I’ve written before about how sometimes I can feel a little exasperated by what seems to be a constant barrage of bad English from some of my co-authors. No, I’m not focussing solely on students, or even native English speakers for that matter. In fact, one of the best (English) science writers with whom I’ve had the pleasure of working is a Spaniard (he also happens to write particularly well in Castellano). He was also fairly high up on the command-of-English ladder when he started out as my PhD student. So. There.
In other words, just because you grew up speaking the Queen’s doesn’t automatically guarantee that you’ll bust a phrase as easily as Shakespeare, Tolkien, Gould or Flannery; in fact, it might put you at a decided disadvantage compared to your English-as-a-second- (-third-, -fourth-, -fifth- …) language peers because they avoided learning all those terrible habits you picked up as you grunted your way through adolescence. Being forced to learn the grammar of another language often tends to make you grasp that of your mother tongue a little better.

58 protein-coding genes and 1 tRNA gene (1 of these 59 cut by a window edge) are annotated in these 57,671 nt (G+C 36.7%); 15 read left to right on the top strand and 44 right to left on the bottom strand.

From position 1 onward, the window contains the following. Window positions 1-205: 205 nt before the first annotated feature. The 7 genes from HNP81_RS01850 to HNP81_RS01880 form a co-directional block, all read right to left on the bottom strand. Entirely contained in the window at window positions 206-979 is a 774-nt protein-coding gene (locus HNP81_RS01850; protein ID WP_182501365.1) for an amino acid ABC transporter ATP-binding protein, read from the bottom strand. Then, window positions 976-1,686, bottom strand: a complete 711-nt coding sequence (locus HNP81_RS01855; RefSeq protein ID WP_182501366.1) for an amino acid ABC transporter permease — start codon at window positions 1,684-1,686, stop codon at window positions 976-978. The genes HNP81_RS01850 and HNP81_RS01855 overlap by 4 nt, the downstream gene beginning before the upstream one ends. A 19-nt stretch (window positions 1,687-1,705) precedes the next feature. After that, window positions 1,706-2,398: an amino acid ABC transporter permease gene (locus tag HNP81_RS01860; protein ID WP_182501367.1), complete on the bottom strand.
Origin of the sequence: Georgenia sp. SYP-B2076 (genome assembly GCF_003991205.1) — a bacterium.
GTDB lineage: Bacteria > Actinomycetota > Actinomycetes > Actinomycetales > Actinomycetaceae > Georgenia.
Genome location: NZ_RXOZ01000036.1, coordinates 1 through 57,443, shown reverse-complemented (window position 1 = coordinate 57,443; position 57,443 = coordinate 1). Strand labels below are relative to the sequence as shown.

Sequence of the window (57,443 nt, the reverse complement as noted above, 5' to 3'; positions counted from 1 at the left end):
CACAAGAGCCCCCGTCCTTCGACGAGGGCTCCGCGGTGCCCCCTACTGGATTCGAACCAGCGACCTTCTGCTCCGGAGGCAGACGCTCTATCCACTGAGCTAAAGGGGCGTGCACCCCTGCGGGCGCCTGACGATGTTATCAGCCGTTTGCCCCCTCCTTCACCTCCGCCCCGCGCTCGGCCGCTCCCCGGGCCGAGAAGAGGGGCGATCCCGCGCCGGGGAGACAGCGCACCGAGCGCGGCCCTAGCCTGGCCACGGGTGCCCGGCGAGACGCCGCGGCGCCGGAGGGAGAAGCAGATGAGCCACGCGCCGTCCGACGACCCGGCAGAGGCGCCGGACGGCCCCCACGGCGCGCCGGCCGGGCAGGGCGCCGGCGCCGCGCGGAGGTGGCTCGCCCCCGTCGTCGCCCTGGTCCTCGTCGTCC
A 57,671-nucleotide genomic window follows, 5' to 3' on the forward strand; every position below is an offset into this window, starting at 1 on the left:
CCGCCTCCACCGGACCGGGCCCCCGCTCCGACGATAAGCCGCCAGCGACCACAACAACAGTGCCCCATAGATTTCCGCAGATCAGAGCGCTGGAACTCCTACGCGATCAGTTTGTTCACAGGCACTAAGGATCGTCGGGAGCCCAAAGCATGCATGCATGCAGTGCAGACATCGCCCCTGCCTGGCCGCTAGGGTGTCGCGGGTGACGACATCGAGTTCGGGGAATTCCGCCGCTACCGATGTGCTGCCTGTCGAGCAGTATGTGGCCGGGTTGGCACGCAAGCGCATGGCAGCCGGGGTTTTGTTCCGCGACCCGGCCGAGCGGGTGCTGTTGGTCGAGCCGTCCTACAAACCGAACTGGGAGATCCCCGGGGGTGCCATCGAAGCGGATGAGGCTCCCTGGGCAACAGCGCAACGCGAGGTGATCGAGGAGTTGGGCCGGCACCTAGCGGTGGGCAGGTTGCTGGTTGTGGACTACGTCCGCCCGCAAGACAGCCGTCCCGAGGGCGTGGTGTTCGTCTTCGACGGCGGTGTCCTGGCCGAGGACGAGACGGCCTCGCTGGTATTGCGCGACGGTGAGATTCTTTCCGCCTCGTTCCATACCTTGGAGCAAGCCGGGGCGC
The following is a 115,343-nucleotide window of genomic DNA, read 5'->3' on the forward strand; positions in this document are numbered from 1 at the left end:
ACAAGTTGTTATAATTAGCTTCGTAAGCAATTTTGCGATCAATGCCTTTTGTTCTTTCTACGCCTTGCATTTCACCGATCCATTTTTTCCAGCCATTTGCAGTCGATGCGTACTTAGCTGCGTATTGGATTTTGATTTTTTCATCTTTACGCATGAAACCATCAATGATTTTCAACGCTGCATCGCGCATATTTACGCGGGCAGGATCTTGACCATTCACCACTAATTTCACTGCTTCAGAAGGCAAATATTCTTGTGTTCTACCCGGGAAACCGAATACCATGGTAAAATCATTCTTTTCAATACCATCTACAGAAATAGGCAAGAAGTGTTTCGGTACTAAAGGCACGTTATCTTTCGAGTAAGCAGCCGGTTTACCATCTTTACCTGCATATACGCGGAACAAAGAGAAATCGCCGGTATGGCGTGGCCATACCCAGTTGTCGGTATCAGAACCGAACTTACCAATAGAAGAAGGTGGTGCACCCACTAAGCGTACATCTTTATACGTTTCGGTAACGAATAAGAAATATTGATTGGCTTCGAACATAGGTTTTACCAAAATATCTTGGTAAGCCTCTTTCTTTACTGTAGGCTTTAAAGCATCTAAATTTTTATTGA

So regardless of your background, if you’ve managed to beat the odds and know in your heart that you are in fact a good writer of science in English (you know who you are), I think you have a moral duty to help out those who still struggle with it. I’m not referring necessarily to the inevitable corrections you’ll make to your co-authors’ prose when drafting manuscripts1. I am instead talking about going out of your way to help someone who really, really needs it. Read the rest of this entry »